The issue of full cultural assimilation is complex and needs to be dissected in order to understand the context of the Puerto Rican national question. Although as Trias Monge states that “Culturally the Americanization policy failed,” because “the people clung desperately to their language and sense of self” (98), however, when it comes to political identity this is a far more complex issue. In fact, the imposition of U.S. citizenship (Jones Act of 1917) is one of the most important factors that can be seen as hindering the efforts at self-determination because it integrates Puerto Ricans into the dominant cultural values and beliefs of the United States. Essentially, Puerto Ricans were forced to pledge their allegiance to another nation that treats them as colonial subjects that must be governed; this is in contrast viewing them as equals with the capacity for self-governance.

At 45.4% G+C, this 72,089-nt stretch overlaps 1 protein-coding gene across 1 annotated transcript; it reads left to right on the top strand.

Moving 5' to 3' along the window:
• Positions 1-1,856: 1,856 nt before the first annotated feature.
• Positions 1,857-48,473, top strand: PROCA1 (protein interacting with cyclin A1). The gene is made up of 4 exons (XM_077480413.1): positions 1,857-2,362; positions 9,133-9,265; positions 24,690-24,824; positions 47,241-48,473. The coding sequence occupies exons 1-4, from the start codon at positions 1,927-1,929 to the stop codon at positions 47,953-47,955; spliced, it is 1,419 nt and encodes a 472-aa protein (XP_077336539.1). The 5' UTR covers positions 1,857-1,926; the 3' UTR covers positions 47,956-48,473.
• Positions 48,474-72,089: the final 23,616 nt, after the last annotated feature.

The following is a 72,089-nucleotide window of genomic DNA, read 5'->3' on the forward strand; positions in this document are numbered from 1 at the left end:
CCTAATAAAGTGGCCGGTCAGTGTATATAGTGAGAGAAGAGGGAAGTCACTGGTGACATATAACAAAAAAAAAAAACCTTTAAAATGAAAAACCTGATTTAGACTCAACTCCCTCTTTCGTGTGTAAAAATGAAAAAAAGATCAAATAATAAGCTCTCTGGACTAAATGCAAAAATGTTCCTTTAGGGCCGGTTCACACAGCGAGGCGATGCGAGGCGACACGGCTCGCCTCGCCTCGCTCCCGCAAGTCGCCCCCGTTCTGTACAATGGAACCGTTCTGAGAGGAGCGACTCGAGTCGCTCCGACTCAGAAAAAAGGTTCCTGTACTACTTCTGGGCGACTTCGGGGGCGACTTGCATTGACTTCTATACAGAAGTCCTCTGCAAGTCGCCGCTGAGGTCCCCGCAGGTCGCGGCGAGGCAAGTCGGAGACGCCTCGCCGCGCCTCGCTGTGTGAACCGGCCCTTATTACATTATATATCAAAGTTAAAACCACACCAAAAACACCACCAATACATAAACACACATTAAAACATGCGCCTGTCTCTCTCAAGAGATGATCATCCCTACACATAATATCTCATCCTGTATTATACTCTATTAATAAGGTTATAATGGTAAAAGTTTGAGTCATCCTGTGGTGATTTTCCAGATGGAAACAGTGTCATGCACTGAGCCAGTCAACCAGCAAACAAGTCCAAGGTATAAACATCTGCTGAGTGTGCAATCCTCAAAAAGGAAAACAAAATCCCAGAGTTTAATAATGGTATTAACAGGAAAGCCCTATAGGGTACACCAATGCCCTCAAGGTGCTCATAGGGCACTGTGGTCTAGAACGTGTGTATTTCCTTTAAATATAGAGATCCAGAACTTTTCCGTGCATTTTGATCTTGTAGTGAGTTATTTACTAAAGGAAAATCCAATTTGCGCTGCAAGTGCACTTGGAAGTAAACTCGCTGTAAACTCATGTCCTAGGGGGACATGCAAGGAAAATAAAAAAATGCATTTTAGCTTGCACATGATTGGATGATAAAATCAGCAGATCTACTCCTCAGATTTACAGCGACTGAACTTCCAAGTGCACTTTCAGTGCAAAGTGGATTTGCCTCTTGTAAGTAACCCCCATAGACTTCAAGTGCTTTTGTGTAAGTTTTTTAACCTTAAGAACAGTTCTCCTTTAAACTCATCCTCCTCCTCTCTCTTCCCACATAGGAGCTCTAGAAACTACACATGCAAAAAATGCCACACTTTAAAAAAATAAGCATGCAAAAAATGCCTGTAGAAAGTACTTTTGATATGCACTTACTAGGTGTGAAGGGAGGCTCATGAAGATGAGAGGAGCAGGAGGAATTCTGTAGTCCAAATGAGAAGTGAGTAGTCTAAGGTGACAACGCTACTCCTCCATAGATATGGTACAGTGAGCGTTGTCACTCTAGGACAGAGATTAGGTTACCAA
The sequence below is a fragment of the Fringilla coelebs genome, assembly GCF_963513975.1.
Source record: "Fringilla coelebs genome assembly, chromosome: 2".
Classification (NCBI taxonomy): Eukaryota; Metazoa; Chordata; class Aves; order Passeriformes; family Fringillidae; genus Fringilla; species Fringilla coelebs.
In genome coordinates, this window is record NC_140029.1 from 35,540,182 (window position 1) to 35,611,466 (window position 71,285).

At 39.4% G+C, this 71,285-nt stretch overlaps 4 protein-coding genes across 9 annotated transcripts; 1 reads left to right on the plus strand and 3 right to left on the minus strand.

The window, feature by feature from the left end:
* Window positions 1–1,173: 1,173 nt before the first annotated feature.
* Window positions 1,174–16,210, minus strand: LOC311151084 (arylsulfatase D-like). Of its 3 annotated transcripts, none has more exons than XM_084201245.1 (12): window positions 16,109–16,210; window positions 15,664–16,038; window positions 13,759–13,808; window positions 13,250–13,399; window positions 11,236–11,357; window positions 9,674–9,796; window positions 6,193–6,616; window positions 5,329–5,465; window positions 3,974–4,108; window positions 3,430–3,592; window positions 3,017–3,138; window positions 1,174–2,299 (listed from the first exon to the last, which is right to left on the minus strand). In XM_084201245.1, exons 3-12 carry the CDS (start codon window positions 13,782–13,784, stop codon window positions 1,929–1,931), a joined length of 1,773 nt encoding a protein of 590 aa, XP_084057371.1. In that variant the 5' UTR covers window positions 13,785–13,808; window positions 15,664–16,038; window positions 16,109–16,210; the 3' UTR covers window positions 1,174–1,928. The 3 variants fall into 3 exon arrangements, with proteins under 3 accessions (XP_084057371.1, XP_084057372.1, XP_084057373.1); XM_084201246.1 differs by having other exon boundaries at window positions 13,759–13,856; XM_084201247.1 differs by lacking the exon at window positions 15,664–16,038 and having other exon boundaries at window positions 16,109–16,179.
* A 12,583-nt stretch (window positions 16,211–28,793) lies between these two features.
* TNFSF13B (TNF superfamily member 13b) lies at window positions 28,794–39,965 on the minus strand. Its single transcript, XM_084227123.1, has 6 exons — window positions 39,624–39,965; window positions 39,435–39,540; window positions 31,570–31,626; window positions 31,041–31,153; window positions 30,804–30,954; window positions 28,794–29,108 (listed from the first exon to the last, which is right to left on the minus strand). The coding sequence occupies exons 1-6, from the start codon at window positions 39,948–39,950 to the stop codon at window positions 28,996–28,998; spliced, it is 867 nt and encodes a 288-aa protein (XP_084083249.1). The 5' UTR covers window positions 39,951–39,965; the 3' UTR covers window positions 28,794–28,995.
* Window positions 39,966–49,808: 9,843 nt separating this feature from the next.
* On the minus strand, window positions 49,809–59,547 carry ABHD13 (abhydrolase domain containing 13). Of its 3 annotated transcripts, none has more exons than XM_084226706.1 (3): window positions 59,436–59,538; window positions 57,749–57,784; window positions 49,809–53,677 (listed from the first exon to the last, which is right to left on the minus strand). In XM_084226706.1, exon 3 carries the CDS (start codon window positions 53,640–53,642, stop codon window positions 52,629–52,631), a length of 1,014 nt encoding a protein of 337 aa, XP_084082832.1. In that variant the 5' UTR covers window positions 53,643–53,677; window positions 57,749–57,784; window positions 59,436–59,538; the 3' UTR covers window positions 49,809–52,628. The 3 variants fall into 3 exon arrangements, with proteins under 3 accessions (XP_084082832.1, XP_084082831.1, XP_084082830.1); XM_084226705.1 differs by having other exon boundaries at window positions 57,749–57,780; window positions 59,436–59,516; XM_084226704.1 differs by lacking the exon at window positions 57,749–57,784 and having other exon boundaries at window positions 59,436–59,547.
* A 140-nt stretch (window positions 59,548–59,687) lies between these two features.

The U.S. military in Puerto Rico is embedded in almost all aspects of Puerto Rican life and cannot be understood only in terms of being part of the state repressive apparatus. The military plays a dual role in socially integrating large sectors of the Puerto Rican population into the “American way of life.” Rodriguez-Beruff argues that many of the U.S. military organizations were designed to instill a pro-U.S. ideology and to develop loyal and patriotic U.S. citizens (as opposed to a Puerto Rican nationalism) (1983:23). The military or more specifically military service serves as a vehicle for social integration that unifies separate entities into a nation (Deitz, Elkin, and Roumani 1991:2). The U.S. has carried out some nation-building strategies, such as imposing U.S. citizenship and conscription into the military, which are consistent with colonial forms of rule as opposed to the formation of a democratic federation.